Principals’ supervision practices and sense of efficacy in professional learning communities


  • Yamina Bouchamma Laval University
  • Daniel April Laval University
  • Marc Basque Moncton University



Professional learning communities; school principals; sense of efficacy; sense of collective efficacy; self-efficacy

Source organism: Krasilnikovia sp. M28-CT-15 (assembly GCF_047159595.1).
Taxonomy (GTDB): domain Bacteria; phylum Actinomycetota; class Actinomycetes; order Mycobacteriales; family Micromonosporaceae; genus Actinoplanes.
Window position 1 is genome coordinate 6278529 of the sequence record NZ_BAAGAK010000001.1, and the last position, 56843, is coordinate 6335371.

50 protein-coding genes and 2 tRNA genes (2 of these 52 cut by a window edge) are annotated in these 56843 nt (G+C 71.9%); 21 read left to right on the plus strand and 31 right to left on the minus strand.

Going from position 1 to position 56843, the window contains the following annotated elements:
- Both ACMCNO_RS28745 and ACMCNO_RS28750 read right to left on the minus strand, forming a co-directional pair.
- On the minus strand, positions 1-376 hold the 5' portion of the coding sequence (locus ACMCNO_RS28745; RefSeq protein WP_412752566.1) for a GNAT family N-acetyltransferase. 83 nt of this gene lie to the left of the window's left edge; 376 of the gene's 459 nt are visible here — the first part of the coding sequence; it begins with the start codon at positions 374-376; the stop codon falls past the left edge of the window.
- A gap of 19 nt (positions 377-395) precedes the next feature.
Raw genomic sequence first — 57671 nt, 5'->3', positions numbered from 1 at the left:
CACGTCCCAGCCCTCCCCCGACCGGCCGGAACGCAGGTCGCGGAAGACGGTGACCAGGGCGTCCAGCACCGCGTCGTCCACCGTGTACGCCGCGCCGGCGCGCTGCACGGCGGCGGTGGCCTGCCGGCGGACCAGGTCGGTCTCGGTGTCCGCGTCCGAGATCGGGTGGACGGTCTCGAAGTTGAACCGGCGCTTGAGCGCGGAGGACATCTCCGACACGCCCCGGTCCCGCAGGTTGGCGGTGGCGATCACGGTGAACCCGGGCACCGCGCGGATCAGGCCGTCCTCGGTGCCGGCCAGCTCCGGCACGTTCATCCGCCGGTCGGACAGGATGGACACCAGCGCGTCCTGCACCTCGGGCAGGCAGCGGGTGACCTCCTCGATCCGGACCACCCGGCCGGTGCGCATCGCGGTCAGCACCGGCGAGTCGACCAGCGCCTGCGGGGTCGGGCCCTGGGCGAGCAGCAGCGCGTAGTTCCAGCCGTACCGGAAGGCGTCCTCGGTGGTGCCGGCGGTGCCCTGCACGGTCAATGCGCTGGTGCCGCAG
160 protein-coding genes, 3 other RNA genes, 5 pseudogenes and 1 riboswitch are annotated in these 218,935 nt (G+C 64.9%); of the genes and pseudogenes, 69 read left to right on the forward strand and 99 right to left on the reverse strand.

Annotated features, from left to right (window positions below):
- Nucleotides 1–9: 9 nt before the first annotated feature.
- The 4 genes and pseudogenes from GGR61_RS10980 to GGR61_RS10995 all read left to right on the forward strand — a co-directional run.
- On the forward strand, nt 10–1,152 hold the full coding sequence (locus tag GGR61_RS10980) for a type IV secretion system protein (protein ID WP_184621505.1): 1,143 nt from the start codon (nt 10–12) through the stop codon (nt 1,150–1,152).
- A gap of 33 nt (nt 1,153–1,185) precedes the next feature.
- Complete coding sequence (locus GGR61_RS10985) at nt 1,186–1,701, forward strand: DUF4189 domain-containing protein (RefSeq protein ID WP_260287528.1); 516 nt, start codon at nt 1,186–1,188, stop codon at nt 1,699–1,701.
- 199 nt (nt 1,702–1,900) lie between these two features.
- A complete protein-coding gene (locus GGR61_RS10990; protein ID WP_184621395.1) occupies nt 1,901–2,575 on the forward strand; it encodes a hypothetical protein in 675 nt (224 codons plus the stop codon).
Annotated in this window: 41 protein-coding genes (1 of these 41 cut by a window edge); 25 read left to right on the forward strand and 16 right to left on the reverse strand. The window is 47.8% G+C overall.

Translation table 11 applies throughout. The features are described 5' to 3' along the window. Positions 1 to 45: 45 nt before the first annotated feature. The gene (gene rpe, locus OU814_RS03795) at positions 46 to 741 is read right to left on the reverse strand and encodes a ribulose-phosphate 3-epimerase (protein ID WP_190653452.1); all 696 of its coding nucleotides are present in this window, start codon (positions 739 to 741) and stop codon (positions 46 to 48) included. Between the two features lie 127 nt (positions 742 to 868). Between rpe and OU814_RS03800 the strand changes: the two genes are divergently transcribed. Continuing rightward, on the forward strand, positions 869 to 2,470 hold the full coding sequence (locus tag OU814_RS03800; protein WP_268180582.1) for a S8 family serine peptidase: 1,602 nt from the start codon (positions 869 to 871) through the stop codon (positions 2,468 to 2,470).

The aim of this study was to analyse principals’ sense of efficacy regarding their teacher supervision practices in the context of a professional learning communities (PLC), and to establish correlations between these senses of efficacy and PLC supervisory practices. A questionnaire on principals’ practices and perceptions (self-efficacy, collective efficacy, teachers’ performance) in a professional learning communities (PLC) was administered (N = 81) in two Canadian provinces. Results indicate significant differences between (a) the sense of collective efficacy (SCE), self-efficacy (SSE), and professional efficacy (SPE). In this regard, SCE ranked the highest. The different senses of efficacy of these leaders are linked to their practices and perceptions in the context of a PLC. The processes by which principals develop these senses of efficacy with regard to their practices in supervising PLCs are not well understood and thus warrant further studies.